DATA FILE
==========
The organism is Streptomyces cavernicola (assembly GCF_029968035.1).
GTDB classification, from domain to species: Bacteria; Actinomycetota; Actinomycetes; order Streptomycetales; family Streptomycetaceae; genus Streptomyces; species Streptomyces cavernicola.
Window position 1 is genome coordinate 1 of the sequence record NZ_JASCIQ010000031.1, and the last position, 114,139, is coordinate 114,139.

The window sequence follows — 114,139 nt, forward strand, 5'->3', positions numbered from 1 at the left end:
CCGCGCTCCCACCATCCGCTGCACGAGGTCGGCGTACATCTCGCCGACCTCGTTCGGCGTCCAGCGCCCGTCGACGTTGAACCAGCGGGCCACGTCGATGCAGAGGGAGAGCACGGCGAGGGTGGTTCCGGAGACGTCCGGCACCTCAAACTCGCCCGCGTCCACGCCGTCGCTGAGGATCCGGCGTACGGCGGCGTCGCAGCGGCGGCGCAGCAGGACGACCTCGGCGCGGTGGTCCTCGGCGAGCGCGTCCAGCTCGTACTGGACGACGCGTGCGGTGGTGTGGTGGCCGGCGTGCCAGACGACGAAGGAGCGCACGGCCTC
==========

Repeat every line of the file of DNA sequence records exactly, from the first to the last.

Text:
The organism is Streptomyces cavernicola (assembly GCF_029968035.1).
GTDB classification, from domain to species: Bacteria; Actinomycetota; Actinomycetes; order Streptomycetales; family Streptomycetaceae; genus Streptomyces; species Streptomyces cavernicola.
Window position 1 is genome coordinate 1 of the sequence record NZ_JASCIQ010000031.1, and the last position, 114,139, is coordinate 114,139.

The window sequence follows — 114,139 nt, forward strand, 5'->3', positions numbered from 1 at the left end:
CCGCGCTCCCACCATCCGCTGCACGAGGTCGGCGTACATCTCGCCGACCTCGTTCGGCGTCCAGCGCCCGTCGACGTTGAACCAGCGGGCCACGTCGATGCAGAGGGAGAGCACGGCGAGGGTGGTTCCGGAGACGTCCGGCACCTCAAACTCGCCCGCGTCCACGCCGTCGCTGAGGATCCGGCGTACGGCGGCGTCGCAGCGGCGGCGCAGCAGGACGACCTCGGCGCGGTGGTCCTCGGCGAGCGCGTCCAGCTCGTACTGGACGACGCGTGCGGTGGTGTGGTGGCCGGCGTGCCAGACGACGAAGGAGCGCACGGCCTC